1 Peter 3:13-22 (NRSV)  

Now who will harm you if you are eager to do what is good?  14 But even if you do suffer for doing what is right, you are blessed. Do not fear what they fear,[a] and do not be intimidated, 15 but in your hearts sanctify Christ as Lord.  Always be ready to make your defence to anyone who demands from you an account of the hope that is in you; 16 yet do it with gentleness and reverence.[b]  Keep your conscience clear, so that, when you are maligned, those who abuse you for your good conduct in Christ may be put to shame. 17 For it is better to suffer for doing good, if suffering should be God’s will, than to suffer for doing evil.  18 For Christ also suffered[c] for sins once for all, the righteous for the unrighteous, in order to bring you[d] to God.  He was put to death in the flesh, but made alive in the spirit, 19 in which also he went and made a proclamation to the spirits in prison, 20 who in former times did not obey, when God waited patiently in the days of Noah, during the building of the ark, in which a few, that is, eight people, were saved through water. 21 And baptism, which this prefigured, now saves you — not as a removal of dirt from the body, but as an appeal to God for[e] a good conscience, through the resurrection of Jesus Christ, 22 who has gone into heaven and is at the right hand of God, with angels, authorities, and powers made subject to him.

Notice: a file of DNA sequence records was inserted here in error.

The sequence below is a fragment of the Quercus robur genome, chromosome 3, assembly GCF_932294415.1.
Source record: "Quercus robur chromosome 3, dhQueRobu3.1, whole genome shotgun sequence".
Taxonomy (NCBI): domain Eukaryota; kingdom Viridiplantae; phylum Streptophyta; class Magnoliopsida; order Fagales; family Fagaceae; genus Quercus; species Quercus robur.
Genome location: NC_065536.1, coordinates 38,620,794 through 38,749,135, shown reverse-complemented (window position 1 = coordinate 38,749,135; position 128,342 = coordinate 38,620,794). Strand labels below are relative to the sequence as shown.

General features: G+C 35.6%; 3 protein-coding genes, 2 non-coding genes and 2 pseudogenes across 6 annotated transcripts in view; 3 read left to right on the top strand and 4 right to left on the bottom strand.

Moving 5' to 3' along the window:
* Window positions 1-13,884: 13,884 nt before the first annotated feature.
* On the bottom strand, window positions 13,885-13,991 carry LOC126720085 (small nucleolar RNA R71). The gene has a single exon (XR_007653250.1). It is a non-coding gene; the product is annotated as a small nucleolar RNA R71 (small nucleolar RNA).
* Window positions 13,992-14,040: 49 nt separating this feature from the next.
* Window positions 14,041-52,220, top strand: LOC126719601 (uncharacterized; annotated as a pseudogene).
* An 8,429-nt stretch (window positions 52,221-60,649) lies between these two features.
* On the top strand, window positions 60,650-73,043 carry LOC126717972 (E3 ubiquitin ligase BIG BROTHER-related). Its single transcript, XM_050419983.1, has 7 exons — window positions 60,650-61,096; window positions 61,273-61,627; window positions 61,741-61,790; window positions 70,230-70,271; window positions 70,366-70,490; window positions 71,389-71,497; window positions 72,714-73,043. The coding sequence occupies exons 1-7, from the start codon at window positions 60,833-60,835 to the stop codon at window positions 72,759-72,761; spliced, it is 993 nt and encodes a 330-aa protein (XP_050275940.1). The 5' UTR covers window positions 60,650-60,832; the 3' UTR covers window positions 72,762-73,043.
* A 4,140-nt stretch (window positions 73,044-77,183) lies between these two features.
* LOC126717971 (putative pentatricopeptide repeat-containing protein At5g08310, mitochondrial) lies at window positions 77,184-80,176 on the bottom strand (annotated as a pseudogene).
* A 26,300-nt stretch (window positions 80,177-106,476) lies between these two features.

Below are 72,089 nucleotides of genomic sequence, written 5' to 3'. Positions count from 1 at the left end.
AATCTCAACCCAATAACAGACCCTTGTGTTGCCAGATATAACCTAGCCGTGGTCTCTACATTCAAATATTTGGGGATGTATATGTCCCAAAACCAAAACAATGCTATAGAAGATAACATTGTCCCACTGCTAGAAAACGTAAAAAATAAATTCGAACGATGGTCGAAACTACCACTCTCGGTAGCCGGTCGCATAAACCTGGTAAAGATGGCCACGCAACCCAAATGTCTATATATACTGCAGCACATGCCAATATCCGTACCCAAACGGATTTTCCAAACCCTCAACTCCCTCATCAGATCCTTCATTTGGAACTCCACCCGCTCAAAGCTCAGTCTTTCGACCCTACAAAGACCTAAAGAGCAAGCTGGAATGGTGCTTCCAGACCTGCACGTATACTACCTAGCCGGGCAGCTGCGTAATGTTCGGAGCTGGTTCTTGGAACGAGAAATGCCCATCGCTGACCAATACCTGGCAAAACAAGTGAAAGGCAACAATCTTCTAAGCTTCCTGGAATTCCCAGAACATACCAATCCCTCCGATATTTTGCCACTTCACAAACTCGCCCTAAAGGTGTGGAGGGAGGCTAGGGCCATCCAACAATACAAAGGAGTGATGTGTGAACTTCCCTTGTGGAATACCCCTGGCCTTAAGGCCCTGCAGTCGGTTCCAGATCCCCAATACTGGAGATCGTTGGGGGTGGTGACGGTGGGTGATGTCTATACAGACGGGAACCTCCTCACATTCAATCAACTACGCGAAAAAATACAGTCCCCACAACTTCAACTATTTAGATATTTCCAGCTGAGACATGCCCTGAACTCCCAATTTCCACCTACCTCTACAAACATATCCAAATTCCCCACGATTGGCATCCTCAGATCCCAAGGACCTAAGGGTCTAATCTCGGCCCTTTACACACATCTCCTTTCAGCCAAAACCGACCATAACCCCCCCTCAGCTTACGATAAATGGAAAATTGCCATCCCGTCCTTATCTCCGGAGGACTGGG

Though 1 Peter may have the context of suffering persecution for the faith, we can understand broader truths about suffering and our human condition:

  • Suffering is not necessarily related causally to what we do.  Because we tend to see the world in terms of stimulus and response or “garbage-in-garbage-out,” we try to make sense of what happens to us, and then we take control of it by logically determining the reasons why it happens.  This approach works pretty well if your car won’t start, and you realize that you forgot to fill up the tank with gas yesterday.  Sometimes, maybe a lot of the time, human beings make mistakes and must deal with the consequences.  That’s how we learn.  However, this “everything happens for a reason” mindset falls short when we’re dealing with children with cancer or other tragedies that fail to provide a logical path back to the “cause.”

The believers Peter was writing to were suffering, not because they had done wrong but because they were doing right.  Notice v. 13 …